Five years later, arranging a summer house exchange with a colleague in St Andrews led to the offer of a Chair at the university, in my home county of Fife, which I could not resist. One of the highlights at St Andrews was winning a £10m+ research grant as a seven-university collaboration which included Professor Ian White, the current Vice-Chancellor at Bath.   

I served as Head of the School of Physics and Astronomy, and then Vice Principal (Pro-Vice Chancellor) for Research.  

To complete the loop, in 2009 I returned to Heriot-Watt University in Edinburgh for six years as Deputy Principal and Pro Vice Chancellor for Research and Knowledge Transfer. 

You've been a professor, fellow and researcher at many highly regarded universities. What made your experience at Bath unique? 

The University of Bath was a relatively new and ambitious higher education institution during my time there. It is always exciting being part of a growing institution. The early recruitment of outstanding academic staff was core to the University’s strategy and welcomed a growing number of fascinating people to engage with.  

Today’s top UK rankings make me proud to be a PhD graduate of the University of Bath. 

What is a typical day like in your current role?  

I formally retired from Heriot-Watt at the end of 2014 and continue to engage as Emeritus Professor of Physics.  

In 2015, I accepted the role of CEO of the Scottish Universities Physics Alliance (SUPA) employed part-time ‘in retirement’ by the University of Glasgow. Heading the SUPA Graduate School, the largest for physics PhDs in the UK with over 600 PhD students, has been a special pleasure.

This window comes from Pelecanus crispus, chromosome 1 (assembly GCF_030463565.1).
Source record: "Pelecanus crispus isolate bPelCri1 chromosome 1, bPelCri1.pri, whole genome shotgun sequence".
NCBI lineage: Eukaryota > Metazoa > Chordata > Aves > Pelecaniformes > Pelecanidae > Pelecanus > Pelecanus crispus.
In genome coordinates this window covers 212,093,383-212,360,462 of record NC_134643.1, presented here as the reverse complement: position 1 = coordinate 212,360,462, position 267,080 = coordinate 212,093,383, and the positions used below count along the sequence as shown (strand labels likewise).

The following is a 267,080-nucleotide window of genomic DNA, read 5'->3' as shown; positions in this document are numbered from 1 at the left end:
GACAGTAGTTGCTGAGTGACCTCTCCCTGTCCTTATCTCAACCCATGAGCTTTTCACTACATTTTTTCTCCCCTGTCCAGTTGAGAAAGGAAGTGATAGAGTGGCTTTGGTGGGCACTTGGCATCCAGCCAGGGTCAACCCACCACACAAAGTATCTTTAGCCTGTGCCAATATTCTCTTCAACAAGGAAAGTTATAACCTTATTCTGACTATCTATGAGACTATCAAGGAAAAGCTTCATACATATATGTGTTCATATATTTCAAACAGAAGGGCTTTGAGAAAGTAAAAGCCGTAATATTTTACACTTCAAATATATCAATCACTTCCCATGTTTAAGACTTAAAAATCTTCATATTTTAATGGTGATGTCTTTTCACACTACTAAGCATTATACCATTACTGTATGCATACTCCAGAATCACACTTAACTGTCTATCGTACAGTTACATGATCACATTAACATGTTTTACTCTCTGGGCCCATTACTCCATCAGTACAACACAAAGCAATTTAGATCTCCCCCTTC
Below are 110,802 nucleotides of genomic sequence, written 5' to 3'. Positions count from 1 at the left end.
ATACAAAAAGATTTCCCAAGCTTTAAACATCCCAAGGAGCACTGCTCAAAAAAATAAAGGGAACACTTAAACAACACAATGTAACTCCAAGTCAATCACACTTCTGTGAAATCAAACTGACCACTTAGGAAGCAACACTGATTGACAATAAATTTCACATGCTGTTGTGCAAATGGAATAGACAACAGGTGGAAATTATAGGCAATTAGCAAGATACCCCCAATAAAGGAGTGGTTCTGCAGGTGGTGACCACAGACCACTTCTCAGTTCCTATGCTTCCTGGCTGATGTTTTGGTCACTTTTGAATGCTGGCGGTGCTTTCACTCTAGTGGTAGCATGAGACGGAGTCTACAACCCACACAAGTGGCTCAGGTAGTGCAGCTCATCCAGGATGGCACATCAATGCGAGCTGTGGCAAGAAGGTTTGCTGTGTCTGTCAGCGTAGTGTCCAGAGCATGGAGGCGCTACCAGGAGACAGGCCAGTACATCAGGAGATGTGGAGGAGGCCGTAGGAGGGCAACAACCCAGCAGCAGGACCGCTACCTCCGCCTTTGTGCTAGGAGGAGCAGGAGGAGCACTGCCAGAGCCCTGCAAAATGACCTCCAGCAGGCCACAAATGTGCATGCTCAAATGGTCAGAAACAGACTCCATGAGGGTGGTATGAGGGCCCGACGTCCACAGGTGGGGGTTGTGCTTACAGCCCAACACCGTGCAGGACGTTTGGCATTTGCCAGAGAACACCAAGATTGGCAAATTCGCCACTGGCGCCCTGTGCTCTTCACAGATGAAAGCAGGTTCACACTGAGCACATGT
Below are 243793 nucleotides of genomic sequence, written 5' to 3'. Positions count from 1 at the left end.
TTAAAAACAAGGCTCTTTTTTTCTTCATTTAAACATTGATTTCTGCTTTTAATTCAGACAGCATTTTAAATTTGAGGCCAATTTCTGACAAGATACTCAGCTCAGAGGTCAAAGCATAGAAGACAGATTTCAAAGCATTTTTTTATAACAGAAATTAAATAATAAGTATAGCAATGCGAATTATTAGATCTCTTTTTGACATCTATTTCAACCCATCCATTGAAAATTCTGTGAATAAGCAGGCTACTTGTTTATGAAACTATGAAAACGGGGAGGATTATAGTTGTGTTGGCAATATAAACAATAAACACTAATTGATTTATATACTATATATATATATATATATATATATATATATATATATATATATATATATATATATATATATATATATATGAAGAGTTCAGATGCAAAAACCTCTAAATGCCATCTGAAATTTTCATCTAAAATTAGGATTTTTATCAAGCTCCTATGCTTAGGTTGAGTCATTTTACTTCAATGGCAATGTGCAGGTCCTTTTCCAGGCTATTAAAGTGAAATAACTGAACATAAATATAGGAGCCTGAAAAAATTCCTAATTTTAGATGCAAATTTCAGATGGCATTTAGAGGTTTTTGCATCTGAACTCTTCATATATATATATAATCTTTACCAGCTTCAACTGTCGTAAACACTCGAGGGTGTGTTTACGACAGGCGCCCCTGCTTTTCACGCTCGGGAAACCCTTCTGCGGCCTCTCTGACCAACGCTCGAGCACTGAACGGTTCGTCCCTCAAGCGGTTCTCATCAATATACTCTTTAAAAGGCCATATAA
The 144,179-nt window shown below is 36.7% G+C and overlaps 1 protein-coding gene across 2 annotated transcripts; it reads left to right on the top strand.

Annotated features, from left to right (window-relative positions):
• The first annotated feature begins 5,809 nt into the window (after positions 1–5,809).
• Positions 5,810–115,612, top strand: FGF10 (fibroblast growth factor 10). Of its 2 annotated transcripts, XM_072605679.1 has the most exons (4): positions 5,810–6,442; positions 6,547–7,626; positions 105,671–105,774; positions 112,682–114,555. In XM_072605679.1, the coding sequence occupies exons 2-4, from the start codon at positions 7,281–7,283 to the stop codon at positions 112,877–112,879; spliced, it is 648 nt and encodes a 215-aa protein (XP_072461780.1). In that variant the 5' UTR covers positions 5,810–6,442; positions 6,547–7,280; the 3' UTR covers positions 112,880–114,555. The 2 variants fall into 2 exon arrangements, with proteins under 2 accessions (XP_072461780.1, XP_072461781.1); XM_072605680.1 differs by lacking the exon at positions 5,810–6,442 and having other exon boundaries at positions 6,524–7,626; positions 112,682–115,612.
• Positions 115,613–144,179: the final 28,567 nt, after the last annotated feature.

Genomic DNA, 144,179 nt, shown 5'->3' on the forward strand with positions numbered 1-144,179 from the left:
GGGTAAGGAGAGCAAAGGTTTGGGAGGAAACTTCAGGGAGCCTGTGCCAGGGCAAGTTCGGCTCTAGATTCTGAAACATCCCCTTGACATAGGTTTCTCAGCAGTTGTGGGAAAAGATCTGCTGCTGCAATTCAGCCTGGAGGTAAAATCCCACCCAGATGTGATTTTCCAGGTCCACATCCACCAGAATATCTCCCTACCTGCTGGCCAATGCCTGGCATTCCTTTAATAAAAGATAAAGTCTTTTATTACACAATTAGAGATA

My main role over the past eight years has been leading on the strategy for SUPA and engaging with the eight Heads of Physics and the Heads of other research alliances in Scotland.  

One particularly enjoyable ‘pastime’ that I maintain is running an international research leadership programme, European Crucible, for early career researchers across all disciplines, building a research network of future research leaders between Scotland and Europe.  

I engage regularly with the Royal Society of Edinburgh as a Fellow, and I am humbled and honoured this month to be joining a list of highly respected physicists with the award of Honorary Fellowship from the Institute of Physics.  

How did your studies help you to develop? 

Moving from undergraduate to being a research student is a significant change in one’s life. Suddenly you’re having to plan your own time instead of turning up for lectures and tutorials scheduled by others.  

An important part of the PhD experience is learning how to make choices and plan. Bath allowed me to make this transition successfully, which set me up for my future research career. The research group that I joined in Bath was wonderfully helpful and supportive, sharing ideas and knowledge of methods and techniques in many practical ways.  

Playing squash was my favourite way of meeting others. My recommendation is to keep interests broad as you never know what opportunity may be lurking around the corner in unexpected ways via a chance meeting, talk or in the pub.   

Completing my physics PhD at Bath gave me the confidence to meet all sorts of interesting people. Looking back at my career, the real joy has been building many friendships with truly outstanding colleagues across the globe – that started during my PhD in Bath. 

Posted in: Parade profiles, Postgraduate